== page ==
AL: Well, I like to play with Mamadou, and he came to me after and said “Thanks, man.”
But like my dad always taught me about soccer, you always want to be involved. You always want the coach to be talking about you. And if you want everyone to talk about you, it’s either that you score or that you get the assist. And sometimes the assist, no one cares about he assist. It’s the goal-scorer. And my job sometimes — all the time — is either that I score or I assist. I always want to win, but I have accept win, lose or draw. But I always want to assist or score.
CHS: You’re described as an attacking midfielder, but are you more comfortable inside or outside?
AL: More comfortable inside. But it doesn’t matter.
In 2013, Charleston had a smallish, pacey forward who could run down long passes and keep going straight at goal (Dane Kelly). It had a tall striker with a booming shot who could play with his back to goal, but wasn’t much of a threat in the air and couldn’t run too hard for too long (Heviel Cordoves). It had a hybrid attacking mid/winger/second striker (2012 Rookie of the Year Jose Cuevas, who spent much of the season trying to get healthy), and it had an aggressive rookie out of Clemson still making his way back from a college injury (Austin Savage).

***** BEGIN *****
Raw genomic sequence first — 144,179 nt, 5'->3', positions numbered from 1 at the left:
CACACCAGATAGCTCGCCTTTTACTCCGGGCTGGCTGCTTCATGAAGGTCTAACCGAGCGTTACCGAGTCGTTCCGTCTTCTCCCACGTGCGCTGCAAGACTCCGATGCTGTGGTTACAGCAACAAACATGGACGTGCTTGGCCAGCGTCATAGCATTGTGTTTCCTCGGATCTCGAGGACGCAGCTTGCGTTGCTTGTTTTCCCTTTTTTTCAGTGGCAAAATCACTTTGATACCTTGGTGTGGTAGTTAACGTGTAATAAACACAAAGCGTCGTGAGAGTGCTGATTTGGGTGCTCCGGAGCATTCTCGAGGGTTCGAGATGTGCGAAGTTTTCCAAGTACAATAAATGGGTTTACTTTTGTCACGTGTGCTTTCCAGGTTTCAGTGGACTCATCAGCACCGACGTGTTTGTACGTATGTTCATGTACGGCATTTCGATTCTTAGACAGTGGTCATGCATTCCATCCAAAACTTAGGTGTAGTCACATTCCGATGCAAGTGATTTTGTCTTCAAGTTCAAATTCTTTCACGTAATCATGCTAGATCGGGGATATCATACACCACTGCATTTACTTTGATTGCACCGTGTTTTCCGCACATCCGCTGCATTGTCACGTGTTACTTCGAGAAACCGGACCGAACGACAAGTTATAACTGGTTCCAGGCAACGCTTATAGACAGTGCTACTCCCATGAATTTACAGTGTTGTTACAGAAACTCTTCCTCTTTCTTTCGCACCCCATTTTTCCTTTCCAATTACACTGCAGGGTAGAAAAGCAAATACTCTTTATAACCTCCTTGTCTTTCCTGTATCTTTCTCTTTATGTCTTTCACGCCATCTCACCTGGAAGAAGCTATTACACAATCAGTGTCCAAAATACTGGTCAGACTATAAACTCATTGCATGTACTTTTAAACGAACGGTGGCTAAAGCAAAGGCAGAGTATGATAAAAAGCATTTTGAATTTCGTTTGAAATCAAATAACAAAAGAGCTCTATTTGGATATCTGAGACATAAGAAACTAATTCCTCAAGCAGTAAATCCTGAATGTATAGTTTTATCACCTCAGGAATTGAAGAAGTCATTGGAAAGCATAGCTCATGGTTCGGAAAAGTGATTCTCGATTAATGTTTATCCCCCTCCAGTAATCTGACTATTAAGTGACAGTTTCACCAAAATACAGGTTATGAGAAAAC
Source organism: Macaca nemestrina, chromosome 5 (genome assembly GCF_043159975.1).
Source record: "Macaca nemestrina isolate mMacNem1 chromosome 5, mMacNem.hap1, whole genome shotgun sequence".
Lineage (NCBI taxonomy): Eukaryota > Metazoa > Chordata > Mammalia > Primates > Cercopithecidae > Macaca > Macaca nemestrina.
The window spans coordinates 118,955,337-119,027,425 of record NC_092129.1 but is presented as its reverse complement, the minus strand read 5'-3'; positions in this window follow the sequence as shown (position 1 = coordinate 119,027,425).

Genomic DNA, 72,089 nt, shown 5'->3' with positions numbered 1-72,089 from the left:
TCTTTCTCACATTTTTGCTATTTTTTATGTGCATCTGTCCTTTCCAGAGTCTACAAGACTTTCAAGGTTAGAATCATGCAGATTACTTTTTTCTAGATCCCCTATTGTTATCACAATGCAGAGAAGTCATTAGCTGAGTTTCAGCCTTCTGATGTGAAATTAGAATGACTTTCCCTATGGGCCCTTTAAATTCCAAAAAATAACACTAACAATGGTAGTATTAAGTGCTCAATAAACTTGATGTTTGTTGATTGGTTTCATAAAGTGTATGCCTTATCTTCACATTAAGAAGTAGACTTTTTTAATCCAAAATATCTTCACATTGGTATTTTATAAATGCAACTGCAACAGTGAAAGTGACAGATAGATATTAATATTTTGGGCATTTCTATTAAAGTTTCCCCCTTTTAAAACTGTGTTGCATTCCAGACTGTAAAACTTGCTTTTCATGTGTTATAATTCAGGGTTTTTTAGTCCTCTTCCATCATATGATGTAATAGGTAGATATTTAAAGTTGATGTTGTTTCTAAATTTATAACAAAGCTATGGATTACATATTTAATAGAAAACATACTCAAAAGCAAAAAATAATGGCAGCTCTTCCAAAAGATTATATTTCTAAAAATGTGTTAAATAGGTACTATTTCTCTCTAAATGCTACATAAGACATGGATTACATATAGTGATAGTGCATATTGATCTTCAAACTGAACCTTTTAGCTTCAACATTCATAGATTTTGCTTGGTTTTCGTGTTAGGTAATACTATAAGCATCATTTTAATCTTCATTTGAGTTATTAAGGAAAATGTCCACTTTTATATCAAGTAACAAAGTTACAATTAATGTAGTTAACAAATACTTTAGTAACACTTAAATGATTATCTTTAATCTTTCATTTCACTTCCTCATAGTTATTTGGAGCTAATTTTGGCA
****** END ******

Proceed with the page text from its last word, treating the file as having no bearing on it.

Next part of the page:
What Anhaeuser didn’t have was one player who combined several classic forward features in one package. And while its too early to see what Diouf’s role will be in 2014, it’s not too hard to imagine Charleston working on ways to make use of his talents — particularly if the team makes use of more two-forward sets. Because while Cordoves at times flashed classic No. 9 potential last season, and Kelly’s hold-up play improved dramatically, the 6-1, 170-pound Diouf’s skill-set combines get up, hold-up, lay-off and finishing abilities.
Plus, with all those 2013 players (except Cuevas) back stronger than before, and with Diouf and the pesky Ramirez added to the roster, forward has gone from a position of concern to a potential position of strength in just a couple of weeks.
Diouf is from Senegal (there’s much more about him here).
CHS: So tell me about that goal today.
MD: I had the ball in the midfield and I played wide to Andre, because he was asking for it, and you know, he’s a smart player. No one was in the box, so I played to him and I ran, because I am a forward. I should be in the box. So I just ran, and he just made a good play by waiting until I got set up.